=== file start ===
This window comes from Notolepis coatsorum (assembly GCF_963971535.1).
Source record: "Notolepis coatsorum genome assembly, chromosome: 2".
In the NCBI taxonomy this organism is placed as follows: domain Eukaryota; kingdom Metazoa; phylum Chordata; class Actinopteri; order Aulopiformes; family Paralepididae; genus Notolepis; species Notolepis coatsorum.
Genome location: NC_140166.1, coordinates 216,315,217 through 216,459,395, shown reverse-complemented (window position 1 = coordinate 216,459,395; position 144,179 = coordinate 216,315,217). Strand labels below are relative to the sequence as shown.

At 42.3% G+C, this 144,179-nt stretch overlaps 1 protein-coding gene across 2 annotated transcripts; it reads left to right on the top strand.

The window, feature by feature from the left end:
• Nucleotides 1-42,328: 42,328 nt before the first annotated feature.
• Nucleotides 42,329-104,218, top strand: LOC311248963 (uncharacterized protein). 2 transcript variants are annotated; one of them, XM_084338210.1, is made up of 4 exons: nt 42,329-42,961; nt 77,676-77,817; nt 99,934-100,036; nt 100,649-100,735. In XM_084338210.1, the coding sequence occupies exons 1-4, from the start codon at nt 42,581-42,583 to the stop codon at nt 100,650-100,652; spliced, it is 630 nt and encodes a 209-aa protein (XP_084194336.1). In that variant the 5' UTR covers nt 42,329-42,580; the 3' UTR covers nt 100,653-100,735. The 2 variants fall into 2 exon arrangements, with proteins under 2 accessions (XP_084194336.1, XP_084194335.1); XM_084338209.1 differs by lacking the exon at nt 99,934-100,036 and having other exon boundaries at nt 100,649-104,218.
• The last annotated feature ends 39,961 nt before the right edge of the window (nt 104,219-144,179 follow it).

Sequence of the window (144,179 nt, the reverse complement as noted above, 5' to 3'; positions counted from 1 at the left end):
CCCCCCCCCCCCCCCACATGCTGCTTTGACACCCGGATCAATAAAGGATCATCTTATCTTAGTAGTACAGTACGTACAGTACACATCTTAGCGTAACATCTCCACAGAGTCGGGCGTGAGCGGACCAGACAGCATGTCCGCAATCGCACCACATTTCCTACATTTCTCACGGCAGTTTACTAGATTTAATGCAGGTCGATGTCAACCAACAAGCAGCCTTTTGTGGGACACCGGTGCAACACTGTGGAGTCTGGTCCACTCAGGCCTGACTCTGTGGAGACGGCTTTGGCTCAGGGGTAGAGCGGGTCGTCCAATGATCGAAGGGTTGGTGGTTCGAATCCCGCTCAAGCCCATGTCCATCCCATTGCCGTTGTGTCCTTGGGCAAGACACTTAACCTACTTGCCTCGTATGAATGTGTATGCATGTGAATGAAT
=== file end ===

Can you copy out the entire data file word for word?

This window comes from Notolepis coatsorum (assembly GCF_963971535.1).
Source record: "Notolepis coatsorum genome assembly, chromosome: 2".
In the NCBI taxonomy this organism is placed as follows: domain Eukaryota; kingdom Metazoa; phylum Chordata; class Actinopteri; order Aulopiformes; family Paralepididae; genus Notolepis; species Notolepis coatsorum.
Genome location: NC_140166.1, coordinates 216,315,217 through 216,459,395, shown reverse-complemented (window position 1 = coordinate 216,459,395; position 144,179 = coordinate 216,315,217). Strand labels below are relative to the sequence as shown.

At 42.3% G+C, this 144,179-nt stretch overlaps 1 protein-coding gene across 2 annotated transcripts; it reads left to right on the top strand.

The window, feature by feature from the left end:
• Nucleotides 1-42,328: 42,328 nt before the first annotated feature.
• Nucleotides 42,329-104,218, top strand: LOC311248963 (uncharacterized protein). 2 transcript variants are annotated; one of them, XM_084338210.1, is made up of 4 exons: nt 42,329-42,961; nt 77,676-77,817; nt 99,934-100,036; nt 100,649-100,735. In XM_084338210.1, the coding sequence occupies exons 1-4, from the start codon at nt 42,581-42,583 to the stop codon at nt 100,650-100,652; spliced, it is 630 nt and encodes a 209-aa protein (XP_084194336.1). In that variant the 5' UTR covers nt 42,329-42,580; the 3' UTR covers nt 100,653-100,735. The 2 variants fall into 2 exon arrangements, with proteins under 2 accessions (XP_084194336.1, XP_084194335.1); XM_084338209.1 differs by lacking the exon at nt 99,934-100,036 and having other exon boundaries at nt 100,649-104,218.
• The last annotated feature ends 39,961 nt before the right edge of the window (nt 104,219-144,179 follow it).

Sequence of the window (144,179 nt, the reverse complement as noted above, 5' to 3'; positions counted from 1 at the left end):
CCCCCCCCCCCCCCCACATGCTGCTTTGACACCCGGATCAATAAAGGATCATCTTATCTTAGTAGTACAGTACGTACAGTACACATCTTAGCGTAACATCTCCACAGAGTCGGGCGTGAGCGGACCAGACAGCATGTCCGCAATCGCACCACATTTCCTACATTTCTCACGGCAGTTTACTAGATTTAATGCAGGTCGATGTCAACCAACAAGCAGCCTTTTGTGGGACACCGGTGCAACACTGTGGAGTCTGGTCCACTCAGGCCTGACTCTGTGGAGACGGCTTTGGCTCAGGGGTAGAGCGGGTCGTCCAATGATCGAAGGGTTGGTGGTTCGAATCCCGCTCAAGCCCATGTCCATCCCATTGCCGTTGTGTCCTTGGGCAAGACACTTAACCTACTTGCCTCGTATGAATGTGTATGCATGTGAATGAAT